The title itself is a metaphor for this contradiction. In answering my question posed to him about the title Ashes of PeaceKwibisa said that

Ashes can be both a sign of what has been destroyed, or burnt down and also a sign of available nutrients to nourish what is yet to come.

The importance of this metaphor, and the place contradiction holds in this book, is that whatever ‘nutrients’ exist within ashes imply nothing as to what they will nourish. For an author to say what is yet to come, or what should come, turns literature into a platitude and lowers the writer to a pedagogue or astrological fortune telling. The book ends on an uncertain note, without real resolution, but a new set of problems. Kwibisa leaves the reader to discern for themselves how to resolve the conflicts and problems of their time and the shape of their future.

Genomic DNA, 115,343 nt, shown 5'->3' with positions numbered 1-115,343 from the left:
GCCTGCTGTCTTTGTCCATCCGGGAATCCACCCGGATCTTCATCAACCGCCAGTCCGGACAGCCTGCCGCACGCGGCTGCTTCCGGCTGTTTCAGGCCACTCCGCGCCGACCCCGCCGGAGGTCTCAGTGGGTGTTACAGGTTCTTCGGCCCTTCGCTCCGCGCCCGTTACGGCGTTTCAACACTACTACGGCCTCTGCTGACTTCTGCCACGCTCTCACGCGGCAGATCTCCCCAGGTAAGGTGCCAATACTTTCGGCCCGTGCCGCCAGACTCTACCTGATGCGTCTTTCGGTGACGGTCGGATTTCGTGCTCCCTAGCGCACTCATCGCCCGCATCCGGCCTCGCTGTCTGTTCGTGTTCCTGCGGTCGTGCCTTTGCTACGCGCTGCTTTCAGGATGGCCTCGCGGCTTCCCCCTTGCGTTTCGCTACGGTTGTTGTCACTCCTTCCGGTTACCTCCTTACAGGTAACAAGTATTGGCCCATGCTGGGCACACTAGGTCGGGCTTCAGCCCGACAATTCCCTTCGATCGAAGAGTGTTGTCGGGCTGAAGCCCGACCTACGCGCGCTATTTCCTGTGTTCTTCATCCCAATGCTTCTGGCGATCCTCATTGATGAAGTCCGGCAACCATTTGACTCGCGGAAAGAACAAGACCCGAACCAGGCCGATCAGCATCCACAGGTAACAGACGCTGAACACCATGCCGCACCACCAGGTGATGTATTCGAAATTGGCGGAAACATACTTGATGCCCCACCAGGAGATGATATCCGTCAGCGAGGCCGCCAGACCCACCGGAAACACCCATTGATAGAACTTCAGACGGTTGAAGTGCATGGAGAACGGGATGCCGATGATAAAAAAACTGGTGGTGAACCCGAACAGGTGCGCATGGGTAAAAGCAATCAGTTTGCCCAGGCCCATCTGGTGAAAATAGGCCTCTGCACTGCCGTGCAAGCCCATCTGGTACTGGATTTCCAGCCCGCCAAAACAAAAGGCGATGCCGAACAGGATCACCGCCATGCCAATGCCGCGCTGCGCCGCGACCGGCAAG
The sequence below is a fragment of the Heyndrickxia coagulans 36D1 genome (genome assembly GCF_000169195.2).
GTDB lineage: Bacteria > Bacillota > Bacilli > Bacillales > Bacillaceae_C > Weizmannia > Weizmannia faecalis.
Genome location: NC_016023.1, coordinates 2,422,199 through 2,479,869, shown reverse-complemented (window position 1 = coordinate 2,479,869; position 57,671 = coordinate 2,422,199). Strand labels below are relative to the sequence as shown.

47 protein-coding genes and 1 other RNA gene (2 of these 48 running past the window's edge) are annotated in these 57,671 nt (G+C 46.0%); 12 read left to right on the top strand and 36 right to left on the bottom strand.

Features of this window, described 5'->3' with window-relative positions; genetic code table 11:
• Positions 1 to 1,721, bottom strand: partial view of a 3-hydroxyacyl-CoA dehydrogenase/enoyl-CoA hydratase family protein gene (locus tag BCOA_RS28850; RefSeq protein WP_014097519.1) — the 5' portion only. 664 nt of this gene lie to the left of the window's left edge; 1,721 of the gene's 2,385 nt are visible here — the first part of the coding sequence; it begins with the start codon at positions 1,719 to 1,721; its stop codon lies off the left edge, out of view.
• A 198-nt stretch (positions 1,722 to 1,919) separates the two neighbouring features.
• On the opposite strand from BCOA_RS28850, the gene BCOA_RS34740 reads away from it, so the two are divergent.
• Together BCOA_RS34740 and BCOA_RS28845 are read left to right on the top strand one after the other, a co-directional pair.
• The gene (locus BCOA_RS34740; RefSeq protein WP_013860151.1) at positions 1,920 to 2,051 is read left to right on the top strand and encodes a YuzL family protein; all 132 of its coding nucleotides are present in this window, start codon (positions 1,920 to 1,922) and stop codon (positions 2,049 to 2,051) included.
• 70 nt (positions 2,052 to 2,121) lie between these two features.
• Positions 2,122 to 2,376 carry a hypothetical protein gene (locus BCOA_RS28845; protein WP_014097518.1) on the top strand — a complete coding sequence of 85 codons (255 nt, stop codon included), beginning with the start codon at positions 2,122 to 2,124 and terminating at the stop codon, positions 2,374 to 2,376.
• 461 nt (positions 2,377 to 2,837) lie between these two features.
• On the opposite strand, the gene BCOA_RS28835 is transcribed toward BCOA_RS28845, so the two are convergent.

It has become an epithet of our time to be considered ‘political’. It is something to be earned not something to participate in. Usually words such as ‘ordinary man’ come at the expense of supposing there is an ‘extraordinary’ one. This is a mistake Kwibisa avoids by his numerous examples of ‘ordinary man’ politics that characterize the society of Mabumbu. Rather than it being something done on behalf of the ordinary, politics is defined as something done by them. For the characters politics is ‘matters of bread and butter’, and as one university student replies to his colleague ‘food is politics’. The reduction of politics to the fundamental and the culinary does nothing to denigrate it, but instead intensifies it.